libellus


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ENGLISH TRANSLATION Ab eodem Leonello mirifice, quod The same Leonello argues Rhetorica quae dicuntur vetera non marvellously that the Rhetoric Tullii fuerunt; neque De re which they call 'the old' was not militari libellus qui Ciceronis Cicero's; nor is the little book inscribitur, neque Ovidii quem De which is entitled De re militari vetula aiunt; neque Iuvenalis Cicero's; nor is that work which satyra quae ultima De militia they call De vetula Ovid's; nor is notatur, neque Catonis opus that last satire which is labelled metricum quod ludi magistri Catonem De militia Juvenal's; nor is that nominant, neque epistolae Senecae metrical work Cato's which the quae inscribuntur ad Paulum seu grammar school teachers call Cato; Pauli ad Senecam.
De officio Pastorali Ministrorum ecclesiae in pagis Libellus, ijs etiam, qui in Urbibus Evangelion docent, non inutilis (Basel: Oporinus, 1546); Oporinus also published the 1549 and 1562 editions.
6: Institutions or principall lawes and statutes of England 15586: Paruus libellus (Carta Feodi) 10952: Middleton (1543) 19631: Middleton (1541)
Stephen Bowd's study of Querini seeks to shed new light on his career and his reform efforts through an examination of his letters and the reform proposal that he co-authored with Tommaso Giustiniani, the Libellus ad Leonem X.
Bryan Gillingham and Paul Merkley (Ottawa: Institute of Medieval Music, 1990), 28-74; Richard Landes, "A Libellus from St.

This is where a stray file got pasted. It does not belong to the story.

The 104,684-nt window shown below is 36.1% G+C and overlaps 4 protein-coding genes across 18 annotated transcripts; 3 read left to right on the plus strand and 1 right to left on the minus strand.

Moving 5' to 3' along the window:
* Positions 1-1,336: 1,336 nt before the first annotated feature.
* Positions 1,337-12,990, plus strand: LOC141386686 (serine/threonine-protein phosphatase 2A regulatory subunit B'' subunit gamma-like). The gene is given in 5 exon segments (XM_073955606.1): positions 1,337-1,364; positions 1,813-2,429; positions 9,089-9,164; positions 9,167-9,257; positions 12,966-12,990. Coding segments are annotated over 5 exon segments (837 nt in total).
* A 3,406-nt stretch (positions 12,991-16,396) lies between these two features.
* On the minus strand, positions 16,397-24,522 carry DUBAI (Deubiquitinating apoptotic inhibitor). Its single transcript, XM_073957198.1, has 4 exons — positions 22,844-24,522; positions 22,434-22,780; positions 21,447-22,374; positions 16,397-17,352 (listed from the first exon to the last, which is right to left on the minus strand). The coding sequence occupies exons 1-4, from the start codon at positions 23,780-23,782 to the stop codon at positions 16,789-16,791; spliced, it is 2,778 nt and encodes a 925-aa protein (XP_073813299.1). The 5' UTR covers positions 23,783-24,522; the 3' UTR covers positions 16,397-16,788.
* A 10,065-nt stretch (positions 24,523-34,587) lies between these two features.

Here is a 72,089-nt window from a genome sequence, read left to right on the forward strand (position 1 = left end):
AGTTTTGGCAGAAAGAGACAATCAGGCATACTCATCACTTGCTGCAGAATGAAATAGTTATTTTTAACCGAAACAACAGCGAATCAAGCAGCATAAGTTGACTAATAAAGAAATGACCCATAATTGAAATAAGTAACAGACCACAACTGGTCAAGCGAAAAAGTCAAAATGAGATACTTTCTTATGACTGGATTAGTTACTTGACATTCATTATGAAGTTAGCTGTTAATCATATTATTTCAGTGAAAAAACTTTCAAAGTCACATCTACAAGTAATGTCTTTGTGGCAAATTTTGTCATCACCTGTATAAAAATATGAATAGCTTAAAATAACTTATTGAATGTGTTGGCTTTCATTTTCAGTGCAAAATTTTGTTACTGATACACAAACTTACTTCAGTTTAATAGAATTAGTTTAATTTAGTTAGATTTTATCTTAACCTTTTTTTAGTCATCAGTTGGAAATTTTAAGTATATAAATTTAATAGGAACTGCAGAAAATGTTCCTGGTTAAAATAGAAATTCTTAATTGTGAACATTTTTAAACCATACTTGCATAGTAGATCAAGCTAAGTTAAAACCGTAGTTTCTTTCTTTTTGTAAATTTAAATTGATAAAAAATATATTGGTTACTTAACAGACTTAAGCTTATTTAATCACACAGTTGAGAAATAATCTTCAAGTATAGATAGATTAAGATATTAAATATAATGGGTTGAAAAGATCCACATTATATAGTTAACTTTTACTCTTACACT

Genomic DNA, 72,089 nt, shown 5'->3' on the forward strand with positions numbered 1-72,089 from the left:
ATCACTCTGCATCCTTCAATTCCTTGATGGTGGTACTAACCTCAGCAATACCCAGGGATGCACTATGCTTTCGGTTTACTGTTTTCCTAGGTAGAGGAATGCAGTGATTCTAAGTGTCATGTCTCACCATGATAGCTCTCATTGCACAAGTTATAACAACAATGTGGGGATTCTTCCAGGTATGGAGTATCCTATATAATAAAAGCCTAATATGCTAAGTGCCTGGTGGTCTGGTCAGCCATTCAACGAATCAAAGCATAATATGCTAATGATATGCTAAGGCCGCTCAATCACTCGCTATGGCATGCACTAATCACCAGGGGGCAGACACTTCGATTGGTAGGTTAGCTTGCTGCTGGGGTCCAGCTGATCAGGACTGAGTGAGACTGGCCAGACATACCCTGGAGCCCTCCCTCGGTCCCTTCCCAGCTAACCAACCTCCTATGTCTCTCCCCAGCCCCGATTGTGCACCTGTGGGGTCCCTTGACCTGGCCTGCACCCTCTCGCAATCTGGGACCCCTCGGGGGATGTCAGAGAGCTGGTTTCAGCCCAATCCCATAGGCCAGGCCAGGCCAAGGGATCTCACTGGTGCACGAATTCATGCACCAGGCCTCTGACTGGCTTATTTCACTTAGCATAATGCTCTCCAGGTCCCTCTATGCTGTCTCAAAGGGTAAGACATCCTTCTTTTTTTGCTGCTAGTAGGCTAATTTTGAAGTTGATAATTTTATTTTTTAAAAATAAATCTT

The anonymous Libellus de cetanda confessione, formerly attributed to Lanfranc but more recently dated by Margaret Gibson to the twelfth century, also cites Maximus and Ambrose on the apostle's tears, but the Libellus does not use these authorities to raise the issue of the need for confession.
On the Libellus ad Leonem X Pontificem Maximum and its authors see F.
85) Ordo is a frequently discussed term in the twelfth century, inspiring whole tracts, such as the Libellus de diversis ordinibus et professionibus qui sunt in aecclesia.
In his Libellus proverbiorum (Little Book of Proverbs), written in the mid-twelfth century for the edification of monks and novices, Galand offers a series of maxims, parables, and proverbial stories, each with a brief moralization.
See Pfefferkorn's Libellus and Speculum adhortationis, and yet Pfefferkorn's interest flows from this renewed interest in the recovery of ancient Hebrew.
Maxime dolui quod, suum locique sui nomen subticente typographo, libellus raram adeo prae se ferens frontem hac tempestate sequiorum facile suspicionem movere et notam famae meae possit inurere.
Libellus de magnificis ornamentis regie civitatis Padue.